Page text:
But despite the greater maturity there is still a big challenge that could yet trip the government’s next moves on Pakistan. By asking for “prompt and decisive action” against the perpetrators of Pathankot the Foreign Ministry has created – and rightly so- the expectation among Indian citizens that the Pakistani probe must go well beyond ambiguous raids and non-specific crackdowns. Indian diplomats may well argue that long-term policy cannot hinge on an individual and that the future of talks cannot depend on whether Masood Azhar in this case- or Hafiz Saeed (for 26/11) - is put away or not. But there is already exasperation and cynicism among people at the fact that the terrorist responsible for the attack on India’s Parliament as well as the assault on the Jammu and Kashmir assembly has only been taken into ‘protective custody.’ Not once in all these years has he been probed for the hijacking of IC-814 which delivered him his freedom from an Indian prison in 1999. The sense of hope that was raised by the Pakistan media which reported (it turns out incorrectly or at least prematurely) his detention has already been belied. Now imagine if four days before or after the Foreign Secretary’s arrival in Islamabad, Azhar is released from the house in Islamabad where he has been questioned. Such a scenario is entirely plausible-after all he has never been formally charged with terrorism. Despite the government’s efforts to delink the next round of talks from Azhar’s arrest, the question will inevitably surface- with Azhar free, what precisely would qualify as the ‘definitive’ action India had demandedt?

If it is true-as is often suggested- that the Jaish is not what the Lashkar is to the Pakistani military - the LeT has been used as strategic weapon against India by Pakistan’s security agencies and the Jaish has on occasion turned on its own, most famously with the attempted assassination attempt on Pervez Musharraf- then the inability to put Azhar away- or to even name him in press releases is inexplicable.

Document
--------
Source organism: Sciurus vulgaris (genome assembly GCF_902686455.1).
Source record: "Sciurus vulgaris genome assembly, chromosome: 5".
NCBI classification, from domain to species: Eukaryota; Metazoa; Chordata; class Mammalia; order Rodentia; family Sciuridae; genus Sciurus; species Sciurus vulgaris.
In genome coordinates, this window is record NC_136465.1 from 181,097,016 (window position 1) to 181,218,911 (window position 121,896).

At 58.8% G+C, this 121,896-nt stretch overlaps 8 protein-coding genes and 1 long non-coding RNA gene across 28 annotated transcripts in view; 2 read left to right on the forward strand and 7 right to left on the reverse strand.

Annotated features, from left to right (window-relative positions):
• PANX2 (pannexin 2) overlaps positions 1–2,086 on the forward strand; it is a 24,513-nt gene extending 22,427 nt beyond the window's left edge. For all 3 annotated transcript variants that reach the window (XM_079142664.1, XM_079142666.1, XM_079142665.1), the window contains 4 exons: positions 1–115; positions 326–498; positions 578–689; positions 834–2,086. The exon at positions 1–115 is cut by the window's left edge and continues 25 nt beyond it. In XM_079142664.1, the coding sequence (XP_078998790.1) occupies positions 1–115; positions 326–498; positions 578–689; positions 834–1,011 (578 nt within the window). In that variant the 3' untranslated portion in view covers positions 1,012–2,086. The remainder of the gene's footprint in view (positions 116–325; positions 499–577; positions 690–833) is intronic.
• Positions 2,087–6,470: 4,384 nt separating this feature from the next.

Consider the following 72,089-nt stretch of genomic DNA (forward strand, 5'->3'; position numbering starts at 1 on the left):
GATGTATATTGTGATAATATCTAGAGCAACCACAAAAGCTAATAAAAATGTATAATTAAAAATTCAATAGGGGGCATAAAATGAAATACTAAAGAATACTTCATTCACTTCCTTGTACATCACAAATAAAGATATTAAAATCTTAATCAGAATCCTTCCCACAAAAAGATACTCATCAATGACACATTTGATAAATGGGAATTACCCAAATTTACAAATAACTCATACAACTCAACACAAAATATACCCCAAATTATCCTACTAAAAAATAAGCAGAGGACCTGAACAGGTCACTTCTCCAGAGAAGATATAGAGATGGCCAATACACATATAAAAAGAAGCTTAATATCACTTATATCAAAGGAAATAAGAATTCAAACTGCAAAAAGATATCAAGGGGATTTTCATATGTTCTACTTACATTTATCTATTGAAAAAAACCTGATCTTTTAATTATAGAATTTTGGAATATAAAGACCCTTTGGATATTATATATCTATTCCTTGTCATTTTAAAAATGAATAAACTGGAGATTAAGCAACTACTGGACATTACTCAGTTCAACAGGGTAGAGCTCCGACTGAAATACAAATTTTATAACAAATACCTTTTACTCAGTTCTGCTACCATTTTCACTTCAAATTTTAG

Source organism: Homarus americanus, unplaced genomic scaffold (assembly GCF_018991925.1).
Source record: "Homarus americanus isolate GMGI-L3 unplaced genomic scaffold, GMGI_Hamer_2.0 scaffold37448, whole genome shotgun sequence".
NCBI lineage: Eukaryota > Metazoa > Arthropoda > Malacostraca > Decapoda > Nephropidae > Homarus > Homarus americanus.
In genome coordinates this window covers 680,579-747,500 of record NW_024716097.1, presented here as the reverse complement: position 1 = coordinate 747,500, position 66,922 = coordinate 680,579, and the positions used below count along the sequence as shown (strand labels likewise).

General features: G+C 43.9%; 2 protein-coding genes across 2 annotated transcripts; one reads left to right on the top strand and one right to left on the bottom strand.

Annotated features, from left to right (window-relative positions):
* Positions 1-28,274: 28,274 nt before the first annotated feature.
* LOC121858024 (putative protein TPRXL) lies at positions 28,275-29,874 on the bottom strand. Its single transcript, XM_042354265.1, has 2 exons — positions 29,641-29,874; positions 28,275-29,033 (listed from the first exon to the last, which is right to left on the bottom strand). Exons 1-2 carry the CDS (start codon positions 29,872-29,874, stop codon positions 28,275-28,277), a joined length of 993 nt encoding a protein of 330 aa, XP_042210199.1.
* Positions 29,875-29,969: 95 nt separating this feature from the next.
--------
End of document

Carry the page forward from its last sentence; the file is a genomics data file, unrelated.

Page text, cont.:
Let’s not forget that while the Jaish has been diminished today by counter-terror operations in Kashmir Valley it was Masood Azhar who was responsible for the very first suicide squad attack in Srinagar. Four months after he was freed in exchange for the passengers on board IC 814, a seventeen year old student – the son of a teacher- rammed a stolen car laden with explosives into the entry gate of the Army’s cantonment area in Badami Bagh. Azhar who had recently launched Jaish-e-Mohammed (it did not exist before the IC 814 hijacking) and was now settled securely in Pakistan claimed responsibility. Up until then the Lashkar-e-Toiba, by contrast did not endorse Suicide because of strictures against it in Islam. Now the Jaish forced a shift in battle tactics. When the second suicide attack took place on Christmas that same year the Zarb-i-Momin- a mouth piece for the Jaish called the bomber- a 24 year old from Birmingham, a “martyr.” So began the attempt to locate Kashmir within the larger global ‘jihad” and try and transform a political insurgency into a religious one.

The Jaish may have gone off-script over the years but it has definitely been part of the Pakistani Deep State’s Great Game in Kashmir. Acting against Azhar won’t be simple; no wonder a statement purportedly from the Jaish tauntingly declares that no arrest has happened.

Now, the difficulty for India is how to keep the process of engagement with Pakistan alive without seeming to renege on its own demand for “prompt and decisive action.” It’s a razor thin line that the Prime Minister must find the courage to walk.

(Barkha Dutt is consulting editor, NDTV, and founding member, Ideas Collective. The views expressed are personal)

Read More: